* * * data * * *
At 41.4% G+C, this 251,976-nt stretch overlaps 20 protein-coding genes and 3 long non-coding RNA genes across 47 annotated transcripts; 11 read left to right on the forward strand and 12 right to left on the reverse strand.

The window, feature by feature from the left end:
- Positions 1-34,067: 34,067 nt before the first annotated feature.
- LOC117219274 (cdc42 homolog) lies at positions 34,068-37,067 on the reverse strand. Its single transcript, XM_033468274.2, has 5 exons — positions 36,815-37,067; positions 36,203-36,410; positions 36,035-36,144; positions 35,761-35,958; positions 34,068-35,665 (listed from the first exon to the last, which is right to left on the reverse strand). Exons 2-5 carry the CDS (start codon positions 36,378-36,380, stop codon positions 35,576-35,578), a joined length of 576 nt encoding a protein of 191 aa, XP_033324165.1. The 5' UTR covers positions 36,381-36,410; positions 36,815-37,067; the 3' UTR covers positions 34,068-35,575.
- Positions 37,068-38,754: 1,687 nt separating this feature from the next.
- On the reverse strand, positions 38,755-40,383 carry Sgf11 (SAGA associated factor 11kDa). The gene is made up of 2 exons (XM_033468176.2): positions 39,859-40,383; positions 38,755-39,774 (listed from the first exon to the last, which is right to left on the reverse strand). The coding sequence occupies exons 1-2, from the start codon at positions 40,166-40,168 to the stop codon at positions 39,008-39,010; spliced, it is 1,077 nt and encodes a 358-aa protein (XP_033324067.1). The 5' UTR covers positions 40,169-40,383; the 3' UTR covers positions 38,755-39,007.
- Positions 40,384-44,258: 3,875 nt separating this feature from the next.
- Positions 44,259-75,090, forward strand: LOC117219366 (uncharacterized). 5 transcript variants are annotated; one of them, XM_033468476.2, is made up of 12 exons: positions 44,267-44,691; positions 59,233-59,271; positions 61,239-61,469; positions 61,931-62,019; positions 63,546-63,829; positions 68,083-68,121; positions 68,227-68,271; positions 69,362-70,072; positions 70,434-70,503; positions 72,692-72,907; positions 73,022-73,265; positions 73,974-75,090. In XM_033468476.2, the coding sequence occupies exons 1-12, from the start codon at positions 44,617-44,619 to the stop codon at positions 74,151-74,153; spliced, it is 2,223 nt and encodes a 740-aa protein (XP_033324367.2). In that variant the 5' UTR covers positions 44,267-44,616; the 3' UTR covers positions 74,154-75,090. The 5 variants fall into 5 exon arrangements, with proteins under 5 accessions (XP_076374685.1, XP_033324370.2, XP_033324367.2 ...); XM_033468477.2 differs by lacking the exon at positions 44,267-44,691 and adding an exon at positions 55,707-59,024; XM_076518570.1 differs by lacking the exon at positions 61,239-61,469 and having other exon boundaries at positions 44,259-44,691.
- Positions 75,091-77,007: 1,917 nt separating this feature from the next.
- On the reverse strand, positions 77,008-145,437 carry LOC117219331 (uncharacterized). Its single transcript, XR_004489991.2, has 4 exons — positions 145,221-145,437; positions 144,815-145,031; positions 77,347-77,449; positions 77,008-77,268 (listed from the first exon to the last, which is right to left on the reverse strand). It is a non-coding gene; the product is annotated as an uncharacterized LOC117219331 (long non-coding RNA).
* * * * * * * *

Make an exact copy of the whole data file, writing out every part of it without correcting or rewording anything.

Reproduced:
At 41.4% G+C, this 251,976-nt stretch overlaps 20 protein-coding genes and 3 long non-coding RNA genes across 47 annotated transcripts; 11 read left to right on the forward strand and 12 right to left on the reverse strand.

The window, feature by feature from the left end:
- Positions 1-34,067: 34,067 nt before the first annotated feature.
- LOC117219274 (cdc42 homolog) lies at positions 34,068-37,067 on the reverse strand. Its single transcript, XM_033468274.2, has 5 exons — positions 36,815-37,067; positions 36,203-36,410; positions 36,035-36,144; positions 35,761-35,958; positions 34,068-35,665 (listed from the first exon to the last, which is right to left on the reverse strand). Exons 2-5 carry the CDS (start codon positions 36,378-36,380, stop codon positions 35,576-35,578), a joined length of 576 nt encoding a protein of 191 aa, XP_033324165.1. The 5' UTR covers positions 36,381-36,410; positions 36,815-37,067; the 3' UTR covers positions 34,068-35,575.
- Positions 37,068-38,754: 1,687 nt separating this feature from the next.
- On the reverse strand, positions 38,755-40,383 carry Sgf11 (SAGA associated factor 11kDa). The gene is made up of 2 exons (XM_033468176.2): positions 39,859-40,383; positions 38,755-39,774 (listed from the first exon to the last, which is right to left on the reverse strand). The coding sequence occupies exons 1-2, from the start codon at positions 40,166-40,168 to the stop codon at positions 39,008-39,010; spliced, it is 1,077 nt and encodes a 358-aa protein (XP_033324067.1). The 5' UTR covers positions 40,169-40,383; the 3' UTR covers positions 38,755-39,007.
- Positions 40,384-44,258: 3,875 nt separating this feature from the next.
- Positions 44,259-75,090, forward strand: LOC117219366 (uncharacterized). 5 transcript variants are annotated; one of them, XM_033468476.2, is made up of 12 exons: positions 44,267-44,691; positions 59,233-59,271; positions 61,239-61,469; positions 61,931-62,019; positions 63,546-63,829; positions 68,083-68,121; positions 68,227-68,271; positions 69,362-70,072; positions 70,434-70,503; positions 72,692-72,907; positions 73,022-73,265; positions 73,974-75,090. In XM_033468476.2, the coding sequence occupies exons 1-12, from the start codon at positions 44,617-44,619 to the stop codon at positions 74,151-74,153; spliced, it is 2,223 nt and encodes a 740-aa protein (XP_033324367.2). In that variant the 5' UTR covers positions 44,267-44,616; the 3' UTR covers positions 74,154-75,090. The 5 variants fall into 5 exon arrangements, with proteins under 5 accessions (XP_076374685.1, XP_033324370.2, XP_033324367.2 ...); XM_033468477.2 differs by lacking the exon at positions 44,267-44,691 and adding an exon at positions 55,707-59,024; XM_076518570.1 differs by lacking the exon at positions 61,239-61,469 and having other exon boundaries at positions 44,259-44,691.
- Positions 75,091-77,007: 1,917 nt separating this feature from the next.
- On the reverse strand, positions 77,008-145,437 carry LOC117219331 (uncharacterized). Its single transcript, XR_004489991.2, has 4 exons — positions 145,221-145,437; positions 144,815-145,031; positions 77,347-77,449; positions 77,008-77,268 (listed from the first exon to the last, which is right to left on the reverse strand). It is a non-coding gene; the product is annotated as an uncharacterized LOC117219331 (long non-coding RNA).